Seattle ranks a pitifully unhip 28th in ‘Fixie Index’

Really Seattle? I thought you were cooler than this. 28th? That’s it?

A recent analysis of bikes for sale by the Priceonomics blog ranks cities based on the number of fixed gear bikes for sale online in each locale. Seattle falls behind such hip bastions as Gainsville, Raleigh and Spokane, clocking in at 28th.

So next time you hear someone complaining about Seattle’s “fixie hipsters,” you can say, “Well, at least we’re not as bad as Boise!”

Priceonomics also crunched the unscientific-yet-data-driven data to show that Seattle is 11th in number of bikes for sale and 27th in bikes for sale per capita.

And if you thought that bikes here are more expensive than elsewhere, you might be right. Seattle falls 9th in median price per bike for sale.

From Priceonomics

From Pricenomics:

Before we ran the numbers, we were pretty sure the answer would be Portland. San Franciscans (which we are) take a particular delight in being weird, but not being quite as weird as the people from Portland. This seemed like a great opportunity to point out “hey we like these impractical but cool bikes in San Francisco, but we haven’t taken it too far like those misguided folks out in Portland.”

Unfortunately the data did not comply with our desire to tease the people of Portland. In fact, we were shocked to learn that Southern California is the epicenter of the fixie community and that San Francisco is the fourth most popular area for fixed gear bikes. By the fixie metric, it appears that Portland is about as hipster as khaki pants and a blue button down.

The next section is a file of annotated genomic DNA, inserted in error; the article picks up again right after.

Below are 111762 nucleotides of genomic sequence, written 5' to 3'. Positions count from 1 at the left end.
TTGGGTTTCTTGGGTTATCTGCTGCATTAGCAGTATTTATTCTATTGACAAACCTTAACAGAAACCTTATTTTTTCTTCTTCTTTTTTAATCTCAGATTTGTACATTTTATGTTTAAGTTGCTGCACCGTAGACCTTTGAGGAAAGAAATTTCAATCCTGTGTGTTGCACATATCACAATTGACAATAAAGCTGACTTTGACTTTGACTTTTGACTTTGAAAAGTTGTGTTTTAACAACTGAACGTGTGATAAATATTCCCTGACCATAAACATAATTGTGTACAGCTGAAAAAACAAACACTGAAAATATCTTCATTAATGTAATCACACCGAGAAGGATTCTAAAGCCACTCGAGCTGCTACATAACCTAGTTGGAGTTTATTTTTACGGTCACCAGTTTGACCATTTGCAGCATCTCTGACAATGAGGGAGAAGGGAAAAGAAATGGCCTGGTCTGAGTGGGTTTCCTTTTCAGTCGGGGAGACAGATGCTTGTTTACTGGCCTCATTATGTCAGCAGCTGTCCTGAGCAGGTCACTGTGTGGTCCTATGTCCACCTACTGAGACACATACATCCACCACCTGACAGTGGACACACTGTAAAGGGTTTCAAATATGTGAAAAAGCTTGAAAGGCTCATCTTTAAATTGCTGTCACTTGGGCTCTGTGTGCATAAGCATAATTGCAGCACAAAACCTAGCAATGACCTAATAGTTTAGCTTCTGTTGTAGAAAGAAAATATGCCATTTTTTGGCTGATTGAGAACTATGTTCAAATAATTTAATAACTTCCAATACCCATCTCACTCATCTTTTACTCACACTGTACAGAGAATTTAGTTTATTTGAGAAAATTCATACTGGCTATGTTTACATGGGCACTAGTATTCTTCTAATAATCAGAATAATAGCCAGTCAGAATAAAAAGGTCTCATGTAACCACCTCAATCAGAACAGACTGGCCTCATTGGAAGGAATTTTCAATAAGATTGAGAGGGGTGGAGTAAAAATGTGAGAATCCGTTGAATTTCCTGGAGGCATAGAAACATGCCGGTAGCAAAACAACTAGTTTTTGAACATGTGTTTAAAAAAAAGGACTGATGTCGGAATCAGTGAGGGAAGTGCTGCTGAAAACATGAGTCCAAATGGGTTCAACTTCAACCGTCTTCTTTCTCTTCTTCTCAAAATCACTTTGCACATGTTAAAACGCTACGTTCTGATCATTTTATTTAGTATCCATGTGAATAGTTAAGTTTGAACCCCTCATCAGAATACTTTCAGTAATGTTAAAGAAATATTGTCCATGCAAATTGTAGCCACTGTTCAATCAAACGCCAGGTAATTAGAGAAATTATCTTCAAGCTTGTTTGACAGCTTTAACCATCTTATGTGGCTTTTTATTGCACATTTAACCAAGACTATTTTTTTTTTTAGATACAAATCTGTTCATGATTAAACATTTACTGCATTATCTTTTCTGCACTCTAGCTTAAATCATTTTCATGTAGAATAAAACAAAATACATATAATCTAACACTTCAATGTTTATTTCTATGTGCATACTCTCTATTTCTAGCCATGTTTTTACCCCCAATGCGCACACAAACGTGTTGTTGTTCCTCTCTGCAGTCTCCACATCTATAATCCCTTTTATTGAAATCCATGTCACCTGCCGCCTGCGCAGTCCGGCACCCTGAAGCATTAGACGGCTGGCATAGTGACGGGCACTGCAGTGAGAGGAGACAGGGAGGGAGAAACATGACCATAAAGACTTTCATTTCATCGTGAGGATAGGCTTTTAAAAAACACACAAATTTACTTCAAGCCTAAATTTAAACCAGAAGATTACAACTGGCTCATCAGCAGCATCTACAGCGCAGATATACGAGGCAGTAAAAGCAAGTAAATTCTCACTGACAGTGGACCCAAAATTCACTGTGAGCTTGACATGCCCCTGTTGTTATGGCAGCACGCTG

(h/t Bike Portland)

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8 Responses to Seattle ranks a pitifully unhip 28th in ‘Fixie Index’

  1. Gary says:

    Well the cost of a bicycle is in part due to the number of parts on it. Fixies should be less expensive than geared bicycles because they have less stuff on them. So the hipster rating and the cost/bicycle rating should track pretty close. As well as poorer places have less money to spend on bicycles, so less high tech carbon bicycles are trading hands on Craig’s list. The alternative is that we have more stolen high end bicycles and they show up on Craig’s list..ie our riders are more trusting about locks etc.

  2. William C Bonner says:

    I am surprised that San Fran was listed as high as it was. I have not ridden a fixed gear bike since I was a kid, and I definitely use all of my gears as I ride the hills of Seattle. (I might not use ALL of the gears, but I certainly go from the extreme high to extreme low gears.)

  3. Al Dimond says:

    If they’re using cities’ political boundaries, it’s notable that SF, for example, is very compact and fairly urban, while Seattle and Portland have lots of “streetcar suburb” (and even some “car suburb”) within the city limits. Portland and Seattle are places where biking is really popular among practical-minded commuters, casual cyclists, suburbanites (not the fixie crowd).

    Also, San Jose still has a velodrome, and there are a couple in Southern California. That probably helps bump up the fixie index there.

    I could ride single-speed in this region (I found that out the fun way when my derailers went crazy last week, fortunately sticking me in a reasonable middling gear). I’m not sure I could handle fixie on the descents.

    • Dave says:

      Yep, as a suburban cyclist, my ride home is 34 miles. No way am I going to do that on a fixie.

    • Gary says:

      I too had a instantaneous conversion from a 20 speed to a 2 speed when my rear cable broke. I wired it so that I had the two middle to low gears and I can ride my hills in a 34×16 and down on a 48×16 but I go up hills as if I was on a stair stepper and I spin out going down, so no fixed gears for me either.

      • Wendell says:

        That’s why I ride single speed. Of course, I’m in the flatlands of Queens. When I move to Seattle this summer I may change my mind.

  4. BK says:

    It’s all about performance…

  5. Z says:

    Pshhht. Fixed gears are so 2005.

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